Chef Steve Samson of Pizzeria Ortica paired a panzanella of Tuscan bread and tomatoes with oven-smoked cod. The hunk of fish was supple, but its flavors were too mild compared to the other chefs’ offerings. As a result, the dish couldn’t hold my attention.

Fig‘s Ray Garcia was the only chef to bust out offals for the event. His torta de lengua (tongue sandwich) was a hit among everyone in attendance. Of course, not everyone knew what they were eating.

Craft struck comfort food gold with their braised lamb ribs with heirloom tomatoes, black garlic, and mint vinaigrette. I’m not sure what Chef de Cuisine Anthony Zappola’ secret was, but the lamb tasted like candy with its charred and caramelized edges.

Taking advantage of summer’s bountiful produce, Spago‘s chef de cuisine Thomas Boyce prepared a sweet corn agnolotti with marscapone and Reggiano in a decadently buttery sauce. The taste and textures were outstanding, but the presentation was on the sloppy side.

Lastly, I savored mini-Kobe sliders on brioche from CUT. The tomato marmalade and sweet pickles balanced out the rich meat like a charm. I wholeheartedly embrace the slider trend.

Chefs Night Out provided an excellent opportunity to taste my way around town without leaving the comfort of the Fairmont. I came away from the event feeling extremely positive about our city’s fine dining scene. Sometimes its easy to forget just how lucky Los Angeles is to have such passionate chefs and visionary food.

2009 Angeleno Magazine Restaurant Awards

Restaurant of the Year: Melisse
Chef of the Year: (Tie) Suzanne Tracht, Jar and John Rivera Sedlar, Rivera
Best New Restaurant: Church and State
Best New Chef: Steven Fretz, XIV
Pastry Chef of the Year: Adrian Vasquez, Providence
Best Restaurant Design: Cecconi’s
Best Overall Service: Patina
Best Wine Service: Osteria Mozza
Vanguard Award: Capo

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12 thoughts on “Angeleno Magazine's 7th Annual Chefs Night Out

  1. I heard about those goat cheese raviolis from COC, but nothing could have prepared me for the rest of that feast! WOW! I’m permanately abandoning my pink hue to become green with envy right now!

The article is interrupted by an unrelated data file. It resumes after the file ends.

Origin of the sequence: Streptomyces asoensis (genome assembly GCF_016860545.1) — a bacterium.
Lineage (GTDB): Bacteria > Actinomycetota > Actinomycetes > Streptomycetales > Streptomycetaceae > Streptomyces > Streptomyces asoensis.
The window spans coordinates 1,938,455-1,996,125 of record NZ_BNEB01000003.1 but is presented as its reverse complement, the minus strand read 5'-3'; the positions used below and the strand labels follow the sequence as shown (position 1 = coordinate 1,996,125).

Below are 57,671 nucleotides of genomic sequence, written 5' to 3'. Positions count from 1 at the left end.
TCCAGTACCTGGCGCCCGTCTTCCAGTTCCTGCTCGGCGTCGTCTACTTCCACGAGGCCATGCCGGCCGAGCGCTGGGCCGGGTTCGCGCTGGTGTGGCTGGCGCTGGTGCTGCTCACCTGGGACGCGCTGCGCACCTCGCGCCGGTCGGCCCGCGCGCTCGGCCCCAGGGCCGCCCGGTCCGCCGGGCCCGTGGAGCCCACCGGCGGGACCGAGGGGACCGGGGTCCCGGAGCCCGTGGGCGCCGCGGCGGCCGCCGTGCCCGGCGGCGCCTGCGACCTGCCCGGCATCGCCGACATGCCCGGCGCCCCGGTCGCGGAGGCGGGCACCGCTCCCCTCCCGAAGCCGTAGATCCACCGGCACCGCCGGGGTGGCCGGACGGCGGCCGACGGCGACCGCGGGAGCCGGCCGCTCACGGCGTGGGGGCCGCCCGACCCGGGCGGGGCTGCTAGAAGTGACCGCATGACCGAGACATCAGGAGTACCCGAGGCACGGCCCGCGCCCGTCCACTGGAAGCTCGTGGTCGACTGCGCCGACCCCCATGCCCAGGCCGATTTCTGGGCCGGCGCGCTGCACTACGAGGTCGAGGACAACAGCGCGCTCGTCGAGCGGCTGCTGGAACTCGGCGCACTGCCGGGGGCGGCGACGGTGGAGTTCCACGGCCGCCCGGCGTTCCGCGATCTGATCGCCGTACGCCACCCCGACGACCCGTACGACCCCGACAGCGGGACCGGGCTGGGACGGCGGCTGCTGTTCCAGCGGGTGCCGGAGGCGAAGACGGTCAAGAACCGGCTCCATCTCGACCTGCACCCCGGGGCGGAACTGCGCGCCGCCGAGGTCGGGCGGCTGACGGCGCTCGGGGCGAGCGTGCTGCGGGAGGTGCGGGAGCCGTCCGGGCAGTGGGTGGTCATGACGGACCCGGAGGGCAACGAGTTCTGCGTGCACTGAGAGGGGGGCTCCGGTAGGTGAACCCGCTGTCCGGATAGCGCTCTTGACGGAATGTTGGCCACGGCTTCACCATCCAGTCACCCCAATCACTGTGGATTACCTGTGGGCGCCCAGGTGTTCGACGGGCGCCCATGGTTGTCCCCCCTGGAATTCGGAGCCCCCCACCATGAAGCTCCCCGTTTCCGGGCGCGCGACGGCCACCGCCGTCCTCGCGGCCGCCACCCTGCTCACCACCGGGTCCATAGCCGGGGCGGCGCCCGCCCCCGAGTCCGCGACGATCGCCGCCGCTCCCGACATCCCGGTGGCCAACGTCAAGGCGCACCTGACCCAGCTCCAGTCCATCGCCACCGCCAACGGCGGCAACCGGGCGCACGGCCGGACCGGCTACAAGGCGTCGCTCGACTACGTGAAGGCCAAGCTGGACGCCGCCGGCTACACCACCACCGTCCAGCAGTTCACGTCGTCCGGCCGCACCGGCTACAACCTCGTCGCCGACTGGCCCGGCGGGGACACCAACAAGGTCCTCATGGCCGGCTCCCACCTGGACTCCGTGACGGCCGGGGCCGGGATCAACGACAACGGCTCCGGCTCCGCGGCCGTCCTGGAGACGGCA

2. dang… you must spend all 5 minutes of your spare time running with this nonstop and continual feasting! Now I’m all focused on how that honey tabasco sauce looked on the peaches and the pani puri… you definitely live a delicious life!

  3. What a wonderful description of the event, and how kind of you to mention me in it.

    I love the way you critique each dish. At least you tasted the pork belly. I didn’t, because I didn’t want to eat all that fat.

    Your photos are great and inspire me to get a new camera.

  4. Love the pictures and descriptions.

    However, I do have a problem with Street’s paani puri. “Pani” (accepted spelling unimportant as it’s an Anglicization of a Hindi word) means “water” — the whole concept in India is a small, fried layered-bread that’s used to scoop up a sauce/soup liquid (actually thin enough to resemble somewhat a flavoured water and usually having tamarind as a major flavour.)

    What Street serves would never be pani puri (and by extension, discredits Ms. Hansen’s sense of worldliness for her statement.) What Street _is_ serving could be called by many names for a stuffed puri (and there are many of these in Indian cuisine — mostly named regionally and by what ingredients are included.)

    To simplify, what’s happening here is the equivalent of making risotto without any rice and passing it off as “authentic” — when one of the main defining ingredients is part of the name.

  5. It is truly amazing how chefs can turn the simple and ordinary meats and vegies into wonderful artworks. An eater simply has to take a picture of the finished product before slowly and regretfully consuming the dish and thus, putting the existence of such art into an end.